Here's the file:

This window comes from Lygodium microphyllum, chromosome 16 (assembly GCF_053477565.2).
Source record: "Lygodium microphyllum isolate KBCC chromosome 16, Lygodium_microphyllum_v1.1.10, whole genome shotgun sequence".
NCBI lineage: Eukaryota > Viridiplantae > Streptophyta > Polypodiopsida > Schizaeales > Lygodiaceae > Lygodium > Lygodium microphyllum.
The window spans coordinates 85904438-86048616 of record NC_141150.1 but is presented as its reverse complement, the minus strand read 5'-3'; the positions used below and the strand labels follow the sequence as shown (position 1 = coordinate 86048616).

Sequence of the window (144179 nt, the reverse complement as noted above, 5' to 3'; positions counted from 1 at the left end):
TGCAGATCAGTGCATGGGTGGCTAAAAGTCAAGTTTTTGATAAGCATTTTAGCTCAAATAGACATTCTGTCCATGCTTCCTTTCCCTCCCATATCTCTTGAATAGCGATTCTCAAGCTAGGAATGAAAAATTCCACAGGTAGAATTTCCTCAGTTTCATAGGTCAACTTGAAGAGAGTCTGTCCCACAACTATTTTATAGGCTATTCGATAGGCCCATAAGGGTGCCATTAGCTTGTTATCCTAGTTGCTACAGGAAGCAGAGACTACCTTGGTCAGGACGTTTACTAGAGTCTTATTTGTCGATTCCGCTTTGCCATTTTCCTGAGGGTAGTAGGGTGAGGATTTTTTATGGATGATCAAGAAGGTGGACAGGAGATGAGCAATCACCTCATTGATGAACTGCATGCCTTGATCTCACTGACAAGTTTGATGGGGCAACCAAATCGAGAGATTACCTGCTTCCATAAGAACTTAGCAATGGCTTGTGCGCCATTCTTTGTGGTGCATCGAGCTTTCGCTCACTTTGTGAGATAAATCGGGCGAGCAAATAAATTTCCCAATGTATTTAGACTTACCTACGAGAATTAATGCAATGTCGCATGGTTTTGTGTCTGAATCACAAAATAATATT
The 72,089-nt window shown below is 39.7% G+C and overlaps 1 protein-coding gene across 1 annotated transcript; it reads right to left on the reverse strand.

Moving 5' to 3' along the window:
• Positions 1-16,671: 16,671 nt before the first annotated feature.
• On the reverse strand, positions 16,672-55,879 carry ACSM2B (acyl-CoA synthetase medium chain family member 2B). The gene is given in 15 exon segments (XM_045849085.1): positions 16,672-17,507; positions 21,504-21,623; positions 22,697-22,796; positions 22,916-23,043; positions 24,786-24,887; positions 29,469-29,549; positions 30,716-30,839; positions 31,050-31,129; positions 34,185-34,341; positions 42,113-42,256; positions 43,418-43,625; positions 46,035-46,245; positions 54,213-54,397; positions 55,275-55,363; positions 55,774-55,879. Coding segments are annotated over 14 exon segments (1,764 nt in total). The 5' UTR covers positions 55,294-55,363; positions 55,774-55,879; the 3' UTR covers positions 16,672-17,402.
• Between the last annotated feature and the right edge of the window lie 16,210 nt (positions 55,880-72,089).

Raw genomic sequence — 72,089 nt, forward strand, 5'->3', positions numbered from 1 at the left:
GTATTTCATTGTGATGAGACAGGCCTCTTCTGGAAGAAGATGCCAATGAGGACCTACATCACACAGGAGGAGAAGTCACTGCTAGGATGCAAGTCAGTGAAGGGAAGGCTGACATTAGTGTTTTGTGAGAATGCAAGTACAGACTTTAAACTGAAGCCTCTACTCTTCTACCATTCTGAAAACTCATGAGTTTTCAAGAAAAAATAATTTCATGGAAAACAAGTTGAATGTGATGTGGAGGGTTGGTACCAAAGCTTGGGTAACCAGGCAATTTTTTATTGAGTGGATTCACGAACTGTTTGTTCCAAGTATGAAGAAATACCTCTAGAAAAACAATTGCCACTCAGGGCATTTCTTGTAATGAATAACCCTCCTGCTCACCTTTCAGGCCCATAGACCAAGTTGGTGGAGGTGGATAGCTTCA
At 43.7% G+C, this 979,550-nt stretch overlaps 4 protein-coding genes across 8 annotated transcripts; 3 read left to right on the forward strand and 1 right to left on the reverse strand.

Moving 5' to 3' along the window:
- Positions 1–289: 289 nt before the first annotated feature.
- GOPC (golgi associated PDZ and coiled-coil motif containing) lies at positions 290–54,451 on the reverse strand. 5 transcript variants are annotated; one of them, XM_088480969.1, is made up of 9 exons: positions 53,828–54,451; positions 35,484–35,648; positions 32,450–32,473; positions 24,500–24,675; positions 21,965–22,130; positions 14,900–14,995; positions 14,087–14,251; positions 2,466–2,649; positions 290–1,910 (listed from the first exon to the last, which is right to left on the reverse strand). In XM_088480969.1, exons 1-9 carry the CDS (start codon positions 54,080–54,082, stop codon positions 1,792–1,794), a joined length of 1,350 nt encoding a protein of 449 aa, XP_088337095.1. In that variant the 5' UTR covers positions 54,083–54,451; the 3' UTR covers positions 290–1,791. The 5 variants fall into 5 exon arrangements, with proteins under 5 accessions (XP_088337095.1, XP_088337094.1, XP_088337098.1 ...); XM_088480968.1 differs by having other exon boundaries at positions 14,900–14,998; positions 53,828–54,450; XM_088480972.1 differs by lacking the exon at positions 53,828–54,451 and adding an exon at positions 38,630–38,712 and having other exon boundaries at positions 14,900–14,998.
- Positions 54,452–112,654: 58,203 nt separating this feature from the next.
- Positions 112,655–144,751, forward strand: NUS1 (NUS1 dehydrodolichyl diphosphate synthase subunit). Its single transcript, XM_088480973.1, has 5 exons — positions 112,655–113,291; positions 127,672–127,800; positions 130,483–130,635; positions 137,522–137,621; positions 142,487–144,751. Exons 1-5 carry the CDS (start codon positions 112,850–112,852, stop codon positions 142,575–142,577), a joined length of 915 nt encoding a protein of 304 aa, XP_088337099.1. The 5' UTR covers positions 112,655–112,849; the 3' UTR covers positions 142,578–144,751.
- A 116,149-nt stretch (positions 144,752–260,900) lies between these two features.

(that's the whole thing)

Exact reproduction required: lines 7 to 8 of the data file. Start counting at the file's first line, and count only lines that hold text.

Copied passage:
The 72,089-nt window shown below is 39.7% G+C and overlaps 1 protein-coding gene across 1 annotated transcript; it reads right to left on the reverse strand.

Moving 5' to 3' along the window: